Everything works well on it; it looks great; you can drive it anywhere – it’s an ideal daily driver.

The interior is clean and tidy. The original seats are good all round. The previous owner used a thick green material for all the panels and the headlining, which works fine. I normally garage the van, but if I park it in my drive overnight water does not get in.

It looks fantastic, but I would definitely not describe it as concours, or a ‘showroom’ car, ie you could find things to improve it to personal taste, and the paint has scratches and blemishes simply because that what happens when you use your classic cars on a daily basis. The interior is more than adequate, but my personal choice would be less utilitarian. The jobs I can think of offhand that need doing are:

1. I never did get round to buying some new pop-rivets to re-fit the external chrome trim on the drivers door; the trim was removed when it was resprayed 3 years ago (it is safely stored in the back of the van).

2. The grill mascot badge has a small chip out of it; I haven’t got round to replacing it. New ones are easily purchased by mail-order.

3. After 3 years since repainting, there’s a small line of rust bubbling under the paint below the rear side windows. It does not stand out. Likewise, there are paint blemishes on the near-side front wing, and on the off-side rear wing under the petrol filler. There’s a small patch of rust on the off-side front wing where it meets the front valance (about the size of a 10p piece). The above things do not stand out.

The paint on the near-side rear wing is scratched. There’s a pot of paint so you can touch up the paintwork.

4. The wiring under the dashboard should be gathered up so it is not viewable.

5. The taxdisc holder is propped up between the windscreen and the passenger side interior sun-visor.

6. The back of the front seats are ripped. You only notice it when you fold the seats down to get in the back. It could be glued to repair it.

7. The previous owner used carpet material for the inside roof headlining. If I was keeping it I’d replace it with card; but it has never particularly bothered me as it is.

* Recent jobs I’ve had done to the van are to hide the wiring under the dashboard and replace the interior headlining with thin hardboard painted white. The back of the front seats have been tidied up.

I’ll add updated photos after the hurricane blows over.

I haven’t tidied the car up to make it look better in the photos. It’s a car that’s used, not driven only to shows, so you’ll see it ‘lived in’ which is how I like them.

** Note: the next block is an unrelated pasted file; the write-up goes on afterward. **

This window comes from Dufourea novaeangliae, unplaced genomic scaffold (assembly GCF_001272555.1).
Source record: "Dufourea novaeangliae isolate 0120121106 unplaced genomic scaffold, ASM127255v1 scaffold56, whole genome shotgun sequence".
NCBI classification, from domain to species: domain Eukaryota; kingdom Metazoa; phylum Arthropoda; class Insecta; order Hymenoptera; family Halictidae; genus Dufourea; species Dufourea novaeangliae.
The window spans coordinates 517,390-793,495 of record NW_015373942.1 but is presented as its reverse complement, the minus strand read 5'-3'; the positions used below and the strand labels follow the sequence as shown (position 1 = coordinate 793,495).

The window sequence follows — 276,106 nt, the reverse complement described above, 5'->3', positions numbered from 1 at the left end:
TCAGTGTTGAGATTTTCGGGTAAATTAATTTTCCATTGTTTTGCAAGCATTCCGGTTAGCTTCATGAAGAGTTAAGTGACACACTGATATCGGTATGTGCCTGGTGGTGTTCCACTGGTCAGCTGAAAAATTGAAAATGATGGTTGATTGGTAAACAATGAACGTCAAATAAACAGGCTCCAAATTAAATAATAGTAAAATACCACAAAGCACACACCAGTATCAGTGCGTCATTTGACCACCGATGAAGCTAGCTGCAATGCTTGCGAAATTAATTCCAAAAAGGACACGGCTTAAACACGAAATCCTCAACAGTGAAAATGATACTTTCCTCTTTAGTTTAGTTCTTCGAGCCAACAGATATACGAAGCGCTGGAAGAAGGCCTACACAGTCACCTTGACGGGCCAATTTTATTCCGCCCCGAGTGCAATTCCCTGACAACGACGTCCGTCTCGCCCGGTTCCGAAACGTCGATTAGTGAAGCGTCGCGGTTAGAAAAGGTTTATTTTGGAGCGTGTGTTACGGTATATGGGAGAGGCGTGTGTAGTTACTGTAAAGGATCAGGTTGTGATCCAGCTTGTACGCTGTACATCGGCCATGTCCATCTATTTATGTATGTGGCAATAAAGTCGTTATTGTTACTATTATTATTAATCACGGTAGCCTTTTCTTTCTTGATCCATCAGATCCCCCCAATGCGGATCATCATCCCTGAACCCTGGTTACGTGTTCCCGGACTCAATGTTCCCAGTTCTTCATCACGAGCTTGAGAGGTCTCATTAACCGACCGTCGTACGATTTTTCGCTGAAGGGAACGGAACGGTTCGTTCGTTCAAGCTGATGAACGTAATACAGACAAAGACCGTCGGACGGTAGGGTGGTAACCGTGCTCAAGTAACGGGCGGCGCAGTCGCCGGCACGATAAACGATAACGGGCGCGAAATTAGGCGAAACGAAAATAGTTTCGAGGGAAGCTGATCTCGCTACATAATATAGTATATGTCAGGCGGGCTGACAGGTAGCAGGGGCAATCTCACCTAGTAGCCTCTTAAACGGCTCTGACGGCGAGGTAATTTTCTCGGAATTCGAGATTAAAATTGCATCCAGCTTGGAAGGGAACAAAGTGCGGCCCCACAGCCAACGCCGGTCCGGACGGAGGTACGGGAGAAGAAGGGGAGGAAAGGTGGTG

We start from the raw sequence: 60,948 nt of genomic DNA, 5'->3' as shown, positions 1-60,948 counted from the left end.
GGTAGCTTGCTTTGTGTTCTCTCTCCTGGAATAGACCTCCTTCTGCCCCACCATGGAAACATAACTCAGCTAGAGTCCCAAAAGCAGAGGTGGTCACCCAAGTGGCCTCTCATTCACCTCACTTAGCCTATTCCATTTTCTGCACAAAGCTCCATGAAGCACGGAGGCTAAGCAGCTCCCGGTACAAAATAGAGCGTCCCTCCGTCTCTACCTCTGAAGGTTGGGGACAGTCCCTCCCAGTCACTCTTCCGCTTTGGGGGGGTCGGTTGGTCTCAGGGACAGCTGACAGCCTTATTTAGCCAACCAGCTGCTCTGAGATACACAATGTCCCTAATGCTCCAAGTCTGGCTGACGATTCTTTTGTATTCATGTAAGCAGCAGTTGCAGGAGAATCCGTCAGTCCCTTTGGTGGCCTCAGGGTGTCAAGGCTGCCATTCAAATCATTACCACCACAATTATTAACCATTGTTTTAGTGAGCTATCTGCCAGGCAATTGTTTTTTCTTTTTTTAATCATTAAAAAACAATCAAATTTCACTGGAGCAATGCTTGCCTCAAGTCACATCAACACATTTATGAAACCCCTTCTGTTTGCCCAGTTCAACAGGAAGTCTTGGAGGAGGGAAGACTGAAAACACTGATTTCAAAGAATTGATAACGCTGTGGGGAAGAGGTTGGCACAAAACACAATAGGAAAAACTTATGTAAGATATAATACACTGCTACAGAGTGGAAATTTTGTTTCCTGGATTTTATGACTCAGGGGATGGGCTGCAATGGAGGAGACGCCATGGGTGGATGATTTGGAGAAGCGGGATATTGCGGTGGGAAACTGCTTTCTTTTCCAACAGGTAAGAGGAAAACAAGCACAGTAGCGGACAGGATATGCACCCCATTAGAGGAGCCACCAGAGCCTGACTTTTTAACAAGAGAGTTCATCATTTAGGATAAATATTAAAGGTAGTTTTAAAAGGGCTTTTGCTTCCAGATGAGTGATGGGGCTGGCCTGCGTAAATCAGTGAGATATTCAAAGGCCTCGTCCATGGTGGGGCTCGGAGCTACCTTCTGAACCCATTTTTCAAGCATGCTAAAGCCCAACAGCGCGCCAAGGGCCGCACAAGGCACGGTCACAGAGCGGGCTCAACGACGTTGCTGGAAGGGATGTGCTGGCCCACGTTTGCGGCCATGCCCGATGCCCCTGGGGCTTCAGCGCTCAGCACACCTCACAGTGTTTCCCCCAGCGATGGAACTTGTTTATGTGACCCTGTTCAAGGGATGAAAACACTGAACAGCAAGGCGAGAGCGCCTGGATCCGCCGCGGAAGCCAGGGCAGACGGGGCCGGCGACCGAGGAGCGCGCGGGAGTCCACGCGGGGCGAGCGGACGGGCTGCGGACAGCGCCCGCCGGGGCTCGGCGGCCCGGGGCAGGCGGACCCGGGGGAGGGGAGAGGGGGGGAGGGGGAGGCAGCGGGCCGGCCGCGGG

If you’re serious about this beautiful little van, I recommend you pop down and take it for a spin. It’s a hot-rod. It might be more than you can handle?

Obviously you can drive it sedately if you wish. But it’s sooooo tempting to suddenly nip out into the outside lane on a motorway, put your foot down and watch overtaken drivers’ mouths open as you motor past 🙂
There are no doubt lots of other little bits and pieces I’ve forgotten. Let’s think: It had a service recently, with all new ignition parts, etc. There’s a new battery. I had a good stereo fitted. There’s a towbar. Seatbelts front and rear. The rear portion has been converted by means of a shelf so that you can open the rear door and use the storage area below to stow things out of sight; and you can use the shelf above for shopping, etc. The previous owner fitted extra gauges: ammeter, oil pressure, temperature, which all work. The rev counter doesn’t work: it used to, so it’s probably just a loose wire, but I never bothered with it anyway. The fuel gauge works (unusual in an old car). There’s a blank dial next to the fuel gauge. Probably something else too. Oh yes, I have a large file containing its previous history, including a little book listing everything done to it between 1968 and 1996.

The mileage is 124,714. Chassis number is A/AV6.9198. There’s a V5C reg document, and MOT until October 2008. It’s taxed, which is free. With the low insurance costs, it’s cheap to run.

How easy is it to drive?

– Well, it’s not quite as easy as a modern car. It’s quirky. The flashing indicators are controlled by a switch in the centre of the dashboard; you have to remember to cancel them after you turn. Remember that on these old gearboxes you only use 1st gear when you’re at a standstill.

There’s a small steering wheel, which makes it easy to steer. But though it drives nearly as fast as a modern car it still handles like a fifties car – it’s good to remember that!

And you MUST remember how low the car is. (The front suspension is about 3 inches above the ground). There is a warning that you’re about to ground the front suspension – because the front number plate is hinged: when you hear it flipping up under the car you have about one second to slow down.

It’s easy enough to develop a feel for it, to go with its flow. It’s a very friendly car. Once you’re used to it, you drive it intuitively.
It runs fine on unleaded petrol.